Economy

Human rights body sues Treasury and AG over runaway public borrowing

treasury

The National Treasury building in Nairobi. PHOTO | SALATON NJAU | NMG

The Kenya Human Rights Commission (KHRC) and national coordinator of the Institute for Social Accountability (TISA) Wanjiru Gikonyo have filed a petition at the High Court seeking to compel the National Treasury and Attorney General Kihara Kariuki to disclose information on Kenya’s debt treaties, agreements, and contracts signed with other states and lending institutions.

In a statement released to the press on Thursday, the commission said it had sought to obtain the information from Treasury Cabinet Secretary Ukur Yatani through a letter dated February 7, but the request was ignored.

The petitioners have decried the government’s tendency of borrowing expensive loans over the past decade.  

KHRC said that Mr Yatani’s refusal to make public all information relating to Kenya’s sovereign bonds and other loans is unconstitutional, accusing the Executive of ‘operating in an opaque and shadowy manner’.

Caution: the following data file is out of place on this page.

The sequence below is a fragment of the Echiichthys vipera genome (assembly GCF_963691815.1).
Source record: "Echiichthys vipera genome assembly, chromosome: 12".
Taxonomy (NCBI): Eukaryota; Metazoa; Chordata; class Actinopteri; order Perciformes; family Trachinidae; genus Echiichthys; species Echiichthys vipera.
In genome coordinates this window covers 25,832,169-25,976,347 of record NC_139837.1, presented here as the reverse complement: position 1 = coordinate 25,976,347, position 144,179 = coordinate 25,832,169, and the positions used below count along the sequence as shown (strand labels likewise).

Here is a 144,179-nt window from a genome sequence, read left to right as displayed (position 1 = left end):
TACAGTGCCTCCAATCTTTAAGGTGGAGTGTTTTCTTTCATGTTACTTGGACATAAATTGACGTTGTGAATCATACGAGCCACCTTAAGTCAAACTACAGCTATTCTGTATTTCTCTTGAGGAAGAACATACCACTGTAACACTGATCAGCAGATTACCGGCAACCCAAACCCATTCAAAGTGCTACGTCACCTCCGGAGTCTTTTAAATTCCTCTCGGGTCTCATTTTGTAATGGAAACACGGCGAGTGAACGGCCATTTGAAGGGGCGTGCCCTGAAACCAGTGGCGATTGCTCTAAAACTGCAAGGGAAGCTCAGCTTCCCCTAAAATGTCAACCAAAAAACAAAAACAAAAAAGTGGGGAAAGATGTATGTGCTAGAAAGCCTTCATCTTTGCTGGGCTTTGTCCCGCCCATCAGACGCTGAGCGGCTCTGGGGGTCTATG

The petitioners say that the litigation has been triggered by Treasury’s continued borrowing in the government’s name without being accountable to the public and disclosing documents.

The commission says in the petition that unchecked borrowing presents serious economic challenges for Kenyans amid growing public outcry over the increasing cost of living.

The Jubilee administration has increased borrowing since coming to power to build infrastructure, leading to a squeeze on its finances as the loans fall due amid criticism over the resulting debt burden.

Public debt stood at Sh8.2 trillion in December from Sh1.89 trillion in 2013. The loans — which include billions of dollars from China — are pushing against the nation’s debt ceiling.

In April, Treasury chiefs projected that Kenya will spend Sh1.36 trillion annually in the year starting July for debt repayment, up from Sh1.15 trillion in the current fiscal period. This means that President Uhuru Kenyatta’s successor will require an average of Sh3.74 billion daily to repay the country’s mounting debts.

The two front-runners in the race to succeed Mr Kenyatta in the August election — Deputy President William Ruto and Opposition Leader Raila Odinga — have both raised concerns over the mounting debt.

Some of the large external repayments in the next financial year include Sh103.75 billion to China’s Exim Bank which, among other projects, funded the standard gauge railway, and Sh61.88 billion to a syndicated loan arranged by Comesa-owned Trade and Development Bank.

The growing debt burden reflects fast-maturing commercial and semi-concessional loans that the Jubilee administration contracted in its early years in office to build a modern railway, new road highways, bridges and power plants.